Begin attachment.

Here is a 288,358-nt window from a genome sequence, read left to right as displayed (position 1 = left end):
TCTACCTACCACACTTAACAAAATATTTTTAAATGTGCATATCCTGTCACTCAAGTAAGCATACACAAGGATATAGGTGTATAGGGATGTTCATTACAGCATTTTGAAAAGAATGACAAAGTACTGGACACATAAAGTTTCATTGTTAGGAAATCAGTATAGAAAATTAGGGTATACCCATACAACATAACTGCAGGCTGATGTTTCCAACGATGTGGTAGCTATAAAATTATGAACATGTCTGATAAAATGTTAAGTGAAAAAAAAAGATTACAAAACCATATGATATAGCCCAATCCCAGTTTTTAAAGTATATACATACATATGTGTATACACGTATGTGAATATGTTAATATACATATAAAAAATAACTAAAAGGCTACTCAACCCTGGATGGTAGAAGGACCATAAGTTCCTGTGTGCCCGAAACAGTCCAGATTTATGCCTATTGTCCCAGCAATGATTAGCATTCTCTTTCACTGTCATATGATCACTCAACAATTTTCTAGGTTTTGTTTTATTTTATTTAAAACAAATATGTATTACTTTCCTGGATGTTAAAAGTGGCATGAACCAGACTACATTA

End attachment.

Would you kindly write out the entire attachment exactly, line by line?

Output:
Here is a 288,358-nt window from a genome sequence, read left to right as displayed (position 1 = left end):
TCTACCTACCACACTTAACAAAATATTTTTAAATGTGCATATCCTGTCACTCAAGTAAGCATACACAAGGATATAGGTGTATAGGGATGTTCATTACAGCATTTTGAAAAGAATGACAAAGTACTGGACACATAAAGTTTCATTGTTAGGAAATCAGTATAGAAAATTAGGGTATACCCATACAACATAACTGCAGGCTGATGTTTCCAACGATGTGGTAGCTATAAAATTATGAACATGTCTGATAAAATGTTAAGTGAAAAAAAAAGATTACAAAACCATATGATATAGCCCAATCCCAGTTTTTAAAGTATATACATACATATGTGTATACACGTATGTGAATATGTTAATATACATATAAAAAATAACTAAAAGGCTACTCAACCCTGGATGGTAGAAGGACCATAAGTTCCTGTGTGCCCGAAACAGTCCAGATTTATGCCTATTGTCCCAGCAATGATTAGCATTCTCTTTCACTGTCATATGATCACTCAACAATTTTCTAGGTTTTGTTTTATTTTATTTAAAACAAATATGTATTACTTTCCTGGATGTTAAAAGTGGCATGAACCAGACTACATTA